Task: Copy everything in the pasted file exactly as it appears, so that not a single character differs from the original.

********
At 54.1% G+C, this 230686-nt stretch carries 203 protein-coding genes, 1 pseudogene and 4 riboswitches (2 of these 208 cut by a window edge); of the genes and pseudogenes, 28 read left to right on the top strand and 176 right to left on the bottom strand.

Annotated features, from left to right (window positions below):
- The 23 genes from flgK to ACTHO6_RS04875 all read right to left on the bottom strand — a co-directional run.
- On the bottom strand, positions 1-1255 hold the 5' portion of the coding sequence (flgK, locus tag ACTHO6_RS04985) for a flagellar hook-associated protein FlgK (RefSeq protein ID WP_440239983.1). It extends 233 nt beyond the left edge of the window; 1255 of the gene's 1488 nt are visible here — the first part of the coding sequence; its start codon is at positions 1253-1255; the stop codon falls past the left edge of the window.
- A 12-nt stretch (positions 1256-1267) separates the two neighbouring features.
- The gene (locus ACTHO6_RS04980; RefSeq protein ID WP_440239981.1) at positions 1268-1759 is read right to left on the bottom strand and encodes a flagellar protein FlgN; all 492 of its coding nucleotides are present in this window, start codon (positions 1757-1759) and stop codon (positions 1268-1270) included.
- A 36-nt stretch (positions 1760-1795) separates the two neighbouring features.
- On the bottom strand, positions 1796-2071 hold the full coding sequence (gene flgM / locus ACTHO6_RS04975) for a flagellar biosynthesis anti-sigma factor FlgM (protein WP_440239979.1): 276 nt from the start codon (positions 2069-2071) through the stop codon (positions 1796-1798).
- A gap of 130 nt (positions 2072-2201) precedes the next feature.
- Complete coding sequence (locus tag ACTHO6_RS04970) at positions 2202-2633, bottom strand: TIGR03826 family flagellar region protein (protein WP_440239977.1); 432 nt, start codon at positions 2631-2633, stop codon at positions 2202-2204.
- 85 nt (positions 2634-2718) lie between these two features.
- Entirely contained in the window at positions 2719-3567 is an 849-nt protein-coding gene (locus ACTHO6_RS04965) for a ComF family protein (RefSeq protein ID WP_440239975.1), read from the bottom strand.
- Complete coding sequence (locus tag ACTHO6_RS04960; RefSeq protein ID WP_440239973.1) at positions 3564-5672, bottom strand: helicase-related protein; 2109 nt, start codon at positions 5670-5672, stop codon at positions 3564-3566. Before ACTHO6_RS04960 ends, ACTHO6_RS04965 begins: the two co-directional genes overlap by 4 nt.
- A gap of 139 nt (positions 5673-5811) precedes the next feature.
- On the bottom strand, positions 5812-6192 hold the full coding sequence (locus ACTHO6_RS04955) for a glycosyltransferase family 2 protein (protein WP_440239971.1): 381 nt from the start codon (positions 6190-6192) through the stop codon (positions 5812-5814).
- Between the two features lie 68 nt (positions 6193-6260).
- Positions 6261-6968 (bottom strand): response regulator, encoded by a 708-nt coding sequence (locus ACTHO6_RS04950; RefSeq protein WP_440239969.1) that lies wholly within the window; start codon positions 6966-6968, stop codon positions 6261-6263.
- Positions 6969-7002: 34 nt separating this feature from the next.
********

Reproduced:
At 54.1% G+C, this 230686-nt stretch carries 203 protein-coding genes, 1 pseudogene and 4 riboswitches (2 of these 208 cut by a window edge); of the genes and pseudogenes, 28 read left to right on the top strand and 176 right to left on the bottom strand.

Annotated features, from left to right (window positions below):
- The 23 genes from flgK to ACTHO6_RS04875 all read right to left on the bottom strand — a co-directional run.
- On the bottom strand, positions 1-1255 hold the 5' portion of the coding sequence (flgK, locus tag ACTHO6_RS04985) for a flagellar hook-associated protein FlgK (RefSeq protein ID WP_440239983.1). It extends 233 nt beyond the left edge of the window; 1255 of the gene's 1488 nt are visible here — the first part of the coding sequence; its start codon is at positions 1253-1255; the stop codon falls past the left edge of the window.
- A 12-nt stretch (positions 1256-1267) separates the two neighbouring features.
- The gene (locus ACTHO6_RS04980; RefSeq protein ID WP_440239981.1) at positions 1268-1759 is read right to left on the bottom strand and encodes a flagellar protein FlgN; all 492 of its coding nucleotides are present in this window, start codon (positions 1757-1759) and stop codon (positions 1268-1270) included.
- A 36-nt stretch (positions 1760-1795) separates the two neighbouring features.
- On the bottom strand, positions 1796-2071 hold the full coding sequence (gene flgM / locus ACTHO6_RS04975) for a flagellar biosynthesis anti-sigma factor FlgM (protein WP_440239979.1): 276 nt from the start codon (positions 2069-2071) through the stop codon (positions 1796-1798).
- A gap of 130 nt (positions 2072-2201) precedes the next feature.
- Complete coding sequence (locus tag ACTHO6_RS04970) at positions 2202-2633, bottom strand: TIGR03826 family flagellar region protein (protein WP_440239977.1); 432 nt, start codon at positions 2631-2633, stop codon at positions 2202-2204.
- 85 nt (positions 2634-2718) lie between these two features.
- Entirely contained in the window at positions 2719-3567 is an 849-nt protein-coding gene (locus ACTHO6_RS04965) for a ComF family protein (RefSeq protein ID WP_440239975.1), read from the bottom strand.
- Complete coding sequence (locus tag ACTHO6_RS04960; RefSeq protein ID WP_440239973.1) at positions 3564-5672, bottom strand: helicase-related protein; 2109 nt, start codon at positions 5670-5672, stop codon at positions 3564-3566. Before ACTHO6_RS04960 ends, ACTHO6_RS04965 begins: the two co-directional genes overlap by 4 nt.
- A gap of 139 nt (positions 5673-5811) precedes the next feature.
- On the bottom strand, positions 5812-6192 hold the full coding sequence (locus ACTHO6_RS04955) for a glycosyltransferase family 2 protein (protein WP_440239971.1): 381 nt from the start codon (positions 6190-6192) through the stop codon (positions 5812-5814).
- Between the two features lie 68 nt (positions 6193-6260).
- Positions 6261-6968 (bottom strand): response regulator, encoded by a 708-nt coding sequence (locus ACTHO6_RS04950; RefSeq protein WP_440239969.1) that lies wholly within the window; start codon positions 6966-6968, stop codon positions 6261-6263.
- Positions 6969-7002: 34 nt separating this feature from the next.